These realities highlight the risk that an overly narrow definition of what constitutes a true threat will lend a cloak of legitimacy to methods of achieving political change that are antithetical to everything the First Amendment stands for. At the same time, we must consider the First Amendment's paramount interest in fostering the free exchange of ideas, and the immense value to our system of governance that this free exchange provides. This interest may seem remote when the speech at issue appears to most who encounter it to be crude, caustic, or fantastical, but our system functions best when citizens are "active, collective, disrespectful, and even sometimes incendiary."
But she concluded that, in this case, Taylor's speech shouldn't be seen as falling within the exception:
Although the majority claims it is assessing Taylor's statements in their full context, the majority instead isolates snippets of "strident language" which it concludes "do not represent mere political hyperbole as a matter of law." The problem with the majority's approach is that it fails to account for how the context surrounding Taylor's statements would have informed how a reasonable observer could have interpreted the language he chose to deploy. A reasonable observer who viewed Taylor's Facebook posts in their full context could not understand his statements to contain an objective threat of violence.
Even the statements Taylor made which most plausibly read to suggest the possibility of actual violence—that District Attorney Welch "will be the first to go" and that "[i]f [she] won't do anything, then the death to her as well"—are not direct threats of harm. Both statements are conditional. Whatever Taylor is implying he will do is predicated on the occurrence of some antecedent event (a "rebellion against our government," District Attorney Welch refusing to "do anything" to prosecute alleged criminals in Macon County), events which a reasonable person would not believe to be imminent or inevitable, at least at the time Taylor posted his messages. Given the context, no reasonably listener could infer that his hypothetical and conditional statements were literal pronouncements of his intent to physically harm District Attorney Welch.
Although Taylor did use language suggesting he might try to remedy perceived injustices through something other than political advocacy, none of these statements suggested he was planning to personally target District Attorney Welch with violent acts. Taylor's statements referencing violence included his promise to "open every gun I have" should law enforcement raid his home; his declaration that he is "always game" to "administer justice" because "[t]hey make new ammo everyday!"; his response "If that what it takes" when his Facebook friend called for "vigilante justice"; and his announcement that it was "time for old [t]ime m[ountain] justice," which Taylor would deliver "[r]egardless of what the law or courts say" because he was "tired of this political bullshit." None of these statements contain words threatening District Attorney Welch specifically with actual violence.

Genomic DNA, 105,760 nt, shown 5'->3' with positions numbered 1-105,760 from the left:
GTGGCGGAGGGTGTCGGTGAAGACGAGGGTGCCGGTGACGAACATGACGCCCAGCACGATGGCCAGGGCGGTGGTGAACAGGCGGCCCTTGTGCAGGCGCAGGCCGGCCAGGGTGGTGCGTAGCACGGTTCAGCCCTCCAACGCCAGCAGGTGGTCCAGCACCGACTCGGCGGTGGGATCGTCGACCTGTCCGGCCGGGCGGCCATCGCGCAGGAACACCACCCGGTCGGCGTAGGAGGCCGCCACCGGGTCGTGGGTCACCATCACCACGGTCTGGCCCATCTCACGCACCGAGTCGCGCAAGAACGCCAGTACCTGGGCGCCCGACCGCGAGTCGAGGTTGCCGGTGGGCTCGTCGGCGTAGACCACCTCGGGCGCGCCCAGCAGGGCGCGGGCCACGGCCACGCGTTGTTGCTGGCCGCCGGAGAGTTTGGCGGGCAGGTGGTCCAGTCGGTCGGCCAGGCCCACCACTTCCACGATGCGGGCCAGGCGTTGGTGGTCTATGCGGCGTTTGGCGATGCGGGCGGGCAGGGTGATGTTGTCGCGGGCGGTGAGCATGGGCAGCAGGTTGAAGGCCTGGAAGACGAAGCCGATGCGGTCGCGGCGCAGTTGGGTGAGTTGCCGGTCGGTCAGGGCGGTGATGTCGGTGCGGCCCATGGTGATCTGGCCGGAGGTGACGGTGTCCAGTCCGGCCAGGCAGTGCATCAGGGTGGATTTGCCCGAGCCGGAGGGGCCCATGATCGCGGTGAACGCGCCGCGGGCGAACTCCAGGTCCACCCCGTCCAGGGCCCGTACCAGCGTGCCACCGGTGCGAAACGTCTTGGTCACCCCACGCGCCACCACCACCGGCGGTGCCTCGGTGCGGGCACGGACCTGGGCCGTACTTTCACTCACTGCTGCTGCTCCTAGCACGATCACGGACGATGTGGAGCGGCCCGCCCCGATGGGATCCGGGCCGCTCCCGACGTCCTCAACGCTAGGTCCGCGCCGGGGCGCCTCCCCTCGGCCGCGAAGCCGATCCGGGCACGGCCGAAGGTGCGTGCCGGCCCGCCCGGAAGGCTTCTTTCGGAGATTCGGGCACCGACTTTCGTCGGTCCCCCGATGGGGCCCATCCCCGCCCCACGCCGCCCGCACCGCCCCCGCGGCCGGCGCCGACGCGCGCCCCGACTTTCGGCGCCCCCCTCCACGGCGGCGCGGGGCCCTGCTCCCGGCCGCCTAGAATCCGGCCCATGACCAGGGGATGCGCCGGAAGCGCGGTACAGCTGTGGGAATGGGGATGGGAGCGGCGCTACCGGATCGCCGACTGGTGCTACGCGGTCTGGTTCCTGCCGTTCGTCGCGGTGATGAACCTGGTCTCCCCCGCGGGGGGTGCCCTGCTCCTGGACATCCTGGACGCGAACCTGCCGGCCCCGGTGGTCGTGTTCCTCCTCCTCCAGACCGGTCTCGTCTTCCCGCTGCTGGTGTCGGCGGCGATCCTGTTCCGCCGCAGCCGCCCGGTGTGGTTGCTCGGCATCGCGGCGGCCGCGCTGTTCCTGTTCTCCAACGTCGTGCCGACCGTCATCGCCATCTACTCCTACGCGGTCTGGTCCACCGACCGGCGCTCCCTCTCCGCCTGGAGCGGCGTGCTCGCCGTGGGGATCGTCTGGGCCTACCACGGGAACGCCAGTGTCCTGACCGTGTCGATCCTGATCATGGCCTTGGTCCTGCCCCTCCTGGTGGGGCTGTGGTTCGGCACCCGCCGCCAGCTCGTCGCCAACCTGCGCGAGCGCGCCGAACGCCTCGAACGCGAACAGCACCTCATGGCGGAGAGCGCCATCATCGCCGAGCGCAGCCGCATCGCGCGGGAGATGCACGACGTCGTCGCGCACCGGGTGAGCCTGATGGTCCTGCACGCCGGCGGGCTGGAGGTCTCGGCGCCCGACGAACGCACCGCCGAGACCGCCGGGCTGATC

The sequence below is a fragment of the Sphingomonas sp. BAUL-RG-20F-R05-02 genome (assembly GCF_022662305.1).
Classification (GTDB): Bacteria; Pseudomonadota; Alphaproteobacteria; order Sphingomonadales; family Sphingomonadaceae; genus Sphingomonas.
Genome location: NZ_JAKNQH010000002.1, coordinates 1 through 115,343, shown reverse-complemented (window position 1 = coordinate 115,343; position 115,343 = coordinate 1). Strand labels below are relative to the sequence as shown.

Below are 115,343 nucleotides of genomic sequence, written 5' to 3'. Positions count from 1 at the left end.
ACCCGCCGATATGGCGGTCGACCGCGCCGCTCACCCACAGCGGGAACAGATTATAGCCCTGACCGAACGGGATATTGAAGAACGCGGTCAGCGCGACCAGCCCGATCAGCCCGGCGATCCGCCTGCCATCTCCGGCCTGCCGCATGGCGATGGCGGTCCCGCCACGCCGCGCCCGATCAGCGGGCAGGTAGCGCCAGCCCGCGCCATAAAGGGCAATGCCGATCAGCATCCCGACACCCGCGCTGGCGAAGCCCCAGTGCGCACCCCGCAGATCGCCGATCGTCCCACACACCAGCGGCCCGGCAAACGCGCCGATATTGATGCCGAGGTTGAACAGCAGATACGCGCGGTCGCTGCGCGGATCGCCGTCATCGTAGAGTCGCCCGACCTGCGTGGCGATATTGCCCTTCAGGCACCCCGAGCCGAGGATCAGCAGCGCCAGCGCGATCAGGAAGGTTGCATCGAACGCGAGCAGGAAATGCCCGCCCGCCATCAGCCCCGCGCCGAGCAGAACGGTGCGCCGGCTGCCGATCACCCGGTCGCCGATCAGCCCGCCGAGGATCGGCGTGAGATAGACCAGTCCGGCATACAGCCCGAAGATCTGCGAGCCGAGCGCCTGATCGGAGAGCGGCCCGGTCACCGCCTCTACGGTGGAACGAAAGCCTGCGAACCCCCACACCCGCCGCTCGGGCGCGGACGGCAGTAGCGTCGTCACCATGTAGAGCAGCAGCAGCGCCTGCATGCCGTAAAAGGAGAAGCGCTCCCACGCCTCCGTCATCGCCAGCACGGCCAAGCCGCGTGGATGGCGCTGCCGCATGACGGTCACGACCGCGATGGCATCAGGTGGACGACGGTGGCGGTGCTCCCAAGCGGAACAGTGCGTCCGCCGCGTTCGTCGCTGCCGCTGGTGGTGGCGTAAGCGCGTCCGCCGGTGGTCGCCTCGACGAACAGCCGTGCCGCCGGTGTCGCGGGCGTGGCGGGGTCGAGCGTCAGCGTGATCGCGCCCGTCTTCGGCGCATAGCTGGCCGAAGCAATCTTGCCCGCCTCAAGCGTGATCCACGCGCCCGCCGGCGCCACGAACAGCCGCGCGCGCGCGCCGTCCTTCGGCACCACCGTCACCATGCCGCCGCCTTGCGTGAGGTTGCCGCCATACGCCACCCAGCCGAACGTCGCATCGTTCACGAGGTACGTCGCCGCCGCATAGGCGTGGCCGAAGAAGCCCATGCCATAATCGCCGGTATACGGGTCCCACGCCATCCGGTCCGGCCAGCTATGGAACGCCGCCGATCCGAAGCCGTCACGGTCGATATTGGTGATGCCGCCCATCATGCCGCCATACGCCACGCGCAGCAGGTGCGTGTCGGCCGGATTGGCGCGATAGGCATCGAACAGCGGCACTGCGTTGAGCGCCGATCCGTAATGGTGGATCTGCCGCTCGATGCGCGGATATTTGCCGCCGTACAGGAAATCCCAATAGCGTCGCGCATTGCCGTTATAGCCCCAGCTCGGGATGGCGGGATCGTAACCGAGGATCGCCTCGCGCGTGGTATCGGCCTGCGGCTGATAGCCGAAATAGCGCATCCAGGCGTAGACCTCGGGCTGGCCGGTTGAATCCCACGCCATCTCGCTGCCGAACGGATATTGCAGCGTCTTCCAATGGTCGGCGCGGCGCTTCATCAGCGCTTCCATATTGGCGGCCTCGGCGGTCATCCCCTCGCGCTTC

Further, a message advocating for the use of violence to achieve political change is not the same as a message conveying a serious expression of an intent to harm a specific person. Protected political speech is not "remove[d] … from the protection of the First Amendment" merely because it contains "advocacy of the use of force or violence." There is nothing in the posts connecting Taylor's apparent willingness to resort to violence to his comments about what would happen to District Attorney Welch in the future if certain events were to occur. Taylor's messages reveal nothing more than the depth of his feeling regarding what he saw as a grave injustice in Macon County.
Importantly, Taylor communicated his threats in the midst of a heated discussion centered on political matters of significant concern to Taylor and his Facebook friends. The fact that a statement was communicated in the middle of a conversation regarding political issues is relevant when assessing what inferences an observer could reasonably draw from language that is only ambiguously violent. That Taylor "spoke his threatening words in the context of his political views" while a perceived political crisis "was just unfolding" is relevant information a reasonable listener would necessarily consider in ascertaining the meaning of Taylor's remarks. As is the fact that Taylor removed the messages from his Facebook page shortly after posting them. The majority errs in failing to account for this context.
Notably absent from Taylor's diatribe is any language supporting the reasonable belief that he intended "to do anything specific to anyone at any particular time." As the Supreme Court of Colorado has explained, the true threats inquiry "should include whether the threat contains accurate details tending to heighten its credibility." Here, Taylor did not specify a "date, time, and place" or method for where and how he intended to carry out his purported threat. The majority points to nothing which would lead a reasonable listener to conclude that Taylor had considered acting on these supposed threats.